StateImpact is answering reader-submitted questions about the Common Core, a new set of expectations for what students should know and be able to do in math and English at each grade level. Ohio is one of 45 states that have fully adopted the Common Core.
Today, we answer a question about college admissions.
The Common Core is supposed to raise expectations for all students, but some parents are concerned that it may also make it hard for their children to get into college.
Ohio mother Laura Hunt Hume asks via Facebook:
My daughter is a ninth-grade honors student, so she is scheduled to graduate in 2016. I’m concerned about the prediction of test scores plummeting in 2014 because of the change. How long will it take to recover as they adjust to the new curriculum and will this plummet affect students’ ability to compete for college?
How long will it take for test scores to recover? Unclear. (In fact, it’s unclear how much they’ll drop.)
Will it affect students’ chances of getting into college? Maybe.
Will it better prepare students to succeed in college? Some people think so.
When people talk about test scores dropping under the Common Core, they’re generally talking about scores on state standardized tests. That’s because the new tests coming with the Common Core are likely to be more challenging than Ohio’s current state tests. And teachers won’t be as familiar with them so they won’t be able to prepare students as well for the tests themselves.
In Ohio, high school students currently take the Ohio Graduation Tests or OGTs. Those tests don’t count towards students’ grades. Still, most students –about 80 percent last year — pass them by 10th grade.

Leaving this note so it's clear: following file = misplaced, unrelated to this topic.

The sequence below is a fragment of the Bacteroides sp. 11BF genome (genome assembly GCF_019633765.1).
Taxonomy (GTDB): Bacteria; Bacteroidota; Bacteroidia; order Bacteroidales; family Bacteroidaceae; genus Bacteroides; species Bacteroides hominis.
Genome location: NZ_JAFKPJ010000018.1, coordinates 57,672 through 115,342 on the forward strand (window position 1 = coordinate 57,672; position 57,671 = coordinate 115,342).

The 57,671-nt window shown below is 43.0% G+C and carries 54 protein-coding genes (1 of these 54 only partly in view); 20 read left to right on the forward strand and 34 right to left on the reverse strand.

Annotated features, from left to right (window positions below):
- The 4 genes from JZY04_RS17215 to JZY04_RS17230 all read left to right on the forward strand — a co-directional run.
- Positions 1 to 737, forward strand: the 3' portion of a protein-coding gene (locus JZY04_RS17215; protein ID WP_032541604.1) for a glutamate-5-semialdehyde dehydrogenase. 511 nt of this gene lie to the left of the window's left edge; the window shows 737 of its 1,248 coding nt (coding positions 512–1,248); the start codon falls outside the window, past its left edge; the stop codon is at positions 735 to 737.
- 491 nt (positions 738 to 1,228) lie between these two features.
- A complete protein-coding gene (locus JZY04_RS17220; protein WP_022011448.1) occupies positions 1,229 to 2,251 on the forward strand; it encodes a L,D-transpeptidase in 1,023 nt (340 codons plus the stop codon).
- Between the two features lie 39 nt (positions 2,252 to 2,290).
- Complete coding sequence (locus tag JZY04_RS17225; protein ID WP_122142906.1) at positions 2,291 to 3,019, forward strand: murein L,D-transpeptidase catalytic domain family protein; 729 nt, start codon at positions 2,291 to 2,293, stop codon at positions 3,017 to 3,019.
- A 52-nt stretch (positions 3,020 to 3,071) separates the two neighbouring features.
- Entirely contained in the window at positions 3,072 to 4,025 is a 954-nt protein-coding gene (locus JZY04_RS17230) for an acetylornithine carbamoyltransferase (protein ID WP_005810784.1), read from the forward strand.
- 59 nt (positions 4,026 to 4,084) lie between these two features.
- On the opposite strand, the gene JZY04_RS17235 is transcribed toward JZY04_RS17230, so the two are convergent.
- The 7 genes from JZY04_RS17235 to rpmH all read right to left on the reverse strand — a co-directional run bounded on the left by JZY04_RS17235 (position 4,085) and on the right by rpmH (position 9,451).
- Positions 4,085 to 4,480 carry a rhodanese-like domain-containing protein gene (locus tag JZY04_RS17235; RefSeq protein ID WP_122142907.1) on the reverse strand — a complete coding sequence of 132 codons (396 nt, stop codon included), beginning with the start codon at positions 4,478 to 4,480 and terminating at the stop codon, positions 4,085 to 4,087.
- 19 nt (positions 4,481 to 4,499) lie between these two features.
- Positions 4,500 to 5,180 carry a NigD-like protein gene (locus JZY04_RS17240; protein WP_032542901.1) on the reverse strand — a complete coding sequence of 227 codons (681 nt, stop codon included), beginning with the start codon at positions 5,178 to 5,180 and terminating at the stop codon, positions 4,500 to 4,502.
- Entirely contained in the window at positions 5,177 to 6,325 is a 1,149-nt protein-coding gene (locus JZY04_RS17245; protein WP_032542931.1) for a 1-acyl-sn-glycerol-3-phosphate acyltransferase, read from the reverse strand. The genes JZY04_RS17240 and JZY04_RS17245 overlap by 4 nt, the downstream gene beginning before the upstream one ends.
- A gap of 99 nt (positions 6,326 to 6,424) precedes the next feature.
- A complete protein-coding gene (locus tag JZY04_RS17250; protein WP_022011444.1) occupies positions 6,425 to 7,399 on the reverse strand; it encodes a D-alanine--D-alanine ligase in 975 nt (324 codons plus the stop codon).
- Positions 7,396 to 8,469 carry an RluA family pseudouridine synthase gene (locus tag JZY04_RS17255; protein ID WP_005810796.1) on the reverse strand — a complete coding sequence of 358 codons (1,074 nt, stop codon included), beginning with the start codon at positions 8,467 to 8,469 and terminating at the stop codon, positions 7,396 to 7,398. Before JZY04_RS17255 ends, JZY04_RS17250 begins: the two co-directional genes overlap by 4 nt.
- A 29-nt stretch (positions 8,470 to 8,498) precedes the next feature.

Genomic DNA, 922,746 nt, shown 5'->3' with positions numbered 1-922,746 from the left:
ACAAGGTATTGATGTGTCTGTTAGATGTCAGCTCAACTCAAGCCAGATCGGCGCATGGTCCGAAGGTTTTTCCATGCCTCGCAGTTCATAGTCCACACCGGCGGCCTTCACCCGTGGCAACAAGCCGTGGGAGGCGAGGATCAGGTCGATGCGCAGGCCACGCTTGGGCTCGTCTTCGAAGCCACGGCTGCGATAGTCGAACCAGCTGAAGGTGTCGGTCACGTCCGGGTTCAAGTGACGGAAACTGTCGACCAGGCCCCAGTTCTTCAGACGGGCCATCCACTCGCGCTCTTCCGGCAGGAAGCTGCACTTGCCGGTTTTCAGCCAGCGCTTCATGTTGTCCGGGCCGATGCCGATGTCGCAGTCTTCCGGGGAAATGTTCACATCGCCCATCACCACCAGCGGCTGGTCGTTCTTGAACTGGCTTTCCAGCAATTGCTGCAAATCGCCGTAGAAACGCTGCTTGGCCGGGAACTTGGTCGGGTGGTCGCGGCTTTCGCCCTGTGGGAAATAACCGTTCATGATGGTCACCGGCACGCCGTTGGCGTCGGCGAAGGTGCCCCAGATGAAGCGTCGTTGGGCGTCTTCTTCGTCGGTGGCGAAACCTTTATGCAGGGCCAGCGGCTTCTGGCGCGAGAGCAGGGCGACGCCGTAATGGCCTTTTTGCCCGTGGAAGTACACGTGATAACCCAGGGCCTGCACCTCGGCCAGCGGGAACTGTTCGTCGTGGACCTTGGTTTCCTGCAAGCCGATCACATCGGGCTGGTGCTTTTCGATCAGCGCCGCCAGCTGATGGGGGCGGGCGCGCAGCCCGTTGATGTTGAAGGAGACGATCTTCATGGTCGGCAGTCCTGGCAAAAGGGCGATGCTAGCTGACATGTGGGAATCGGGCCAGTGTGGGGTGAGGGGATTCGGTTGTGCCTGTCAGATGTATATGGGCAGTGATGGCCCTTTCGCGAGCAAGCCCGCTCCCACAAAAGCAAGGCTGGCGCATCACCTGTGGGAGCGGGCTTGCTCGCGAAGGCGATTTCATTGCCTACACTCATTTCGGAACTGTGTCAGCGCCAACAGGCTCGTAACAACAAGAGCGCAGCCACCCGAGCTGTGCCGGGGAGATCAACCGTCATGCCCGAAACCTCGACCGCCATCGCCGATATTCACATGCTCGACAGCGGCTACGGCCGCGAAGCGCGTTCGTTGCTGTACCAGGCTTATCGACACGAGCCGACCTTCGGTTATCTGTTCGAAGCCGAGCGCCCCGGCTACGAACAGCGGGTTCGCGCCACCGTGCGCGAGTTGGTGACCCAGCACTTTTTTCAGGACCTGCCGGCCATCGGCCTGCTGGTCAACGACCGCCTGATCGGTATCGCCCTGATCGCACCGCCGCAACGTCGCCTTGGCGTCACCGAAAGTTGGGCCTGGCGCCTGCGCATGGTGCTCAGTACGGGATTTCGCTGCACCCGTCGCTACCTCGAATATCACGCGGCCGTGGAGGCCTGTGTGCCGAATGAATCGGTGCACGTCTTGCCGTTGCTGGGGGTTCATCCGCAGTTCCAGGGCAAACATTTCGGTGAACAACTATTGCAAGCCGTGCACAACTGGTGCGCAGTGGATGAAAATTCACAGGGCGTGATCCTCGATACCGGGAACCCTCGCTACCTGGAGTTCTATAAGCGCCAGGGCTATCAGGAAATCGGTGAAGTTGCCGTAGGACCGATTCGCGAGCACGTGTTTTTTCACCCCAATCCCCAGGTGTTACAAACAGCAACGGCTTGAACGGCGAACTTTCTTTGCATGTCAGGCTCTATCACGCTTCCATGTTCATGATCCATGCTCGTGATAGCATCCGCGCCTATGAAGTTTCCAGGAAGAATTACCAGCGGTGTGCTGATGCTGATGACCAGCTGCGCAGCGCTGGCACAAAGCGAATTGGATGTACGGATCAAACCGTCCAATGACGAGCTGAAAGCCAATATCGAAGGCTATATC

But the OGTs are going away.
They’ll be replaced with two different sets of tests:
- New mandatory, standardized end-of-course exams that replace existing local end-of-course exams. These tests will count towards students’ grades.
- A test like the ACT Plan or PSAT. This test is supposed to show whether students are likely to be ready for college-level work by the time they graduate. This test will not count towards students’ grades.
Starting in 2014-15, all high school students must pass 10 end-of-course exams in English I, II and III; Algebra I; Geometry; Algebra II; Biology; Physical Science; American History; and American Government.
But Ohio has not yet decided how high to set the “passing” scores on the exams or how heavily the exam scores must be weighted for students’ grades. That’s up to the state Board of Education, Ohio Department of Education spokesperson John Charlton says.
That means that it’s hard to say now if high school students’ grade point averages will drop or by how much.
Ohio also has not yet worked out how the new tests will be phased in for students. That means that if your child started high school before fall 2014, the requirements may be somewhat different. Again, the state is still working these things out, Charlton says.
The intent behind the changes is to better prepare students for college, he says.
“I understand that parents are concerned about getting into a good college, but the bigger thing is they want their kids to be successful [in college],” Charlton says.
Please tell us if you’re a parent, teacher, principal, policymaker or concerned citizen who cares about how the Common Core will change education in our state. We’ll find answers and share them here at StateImpact Ohio.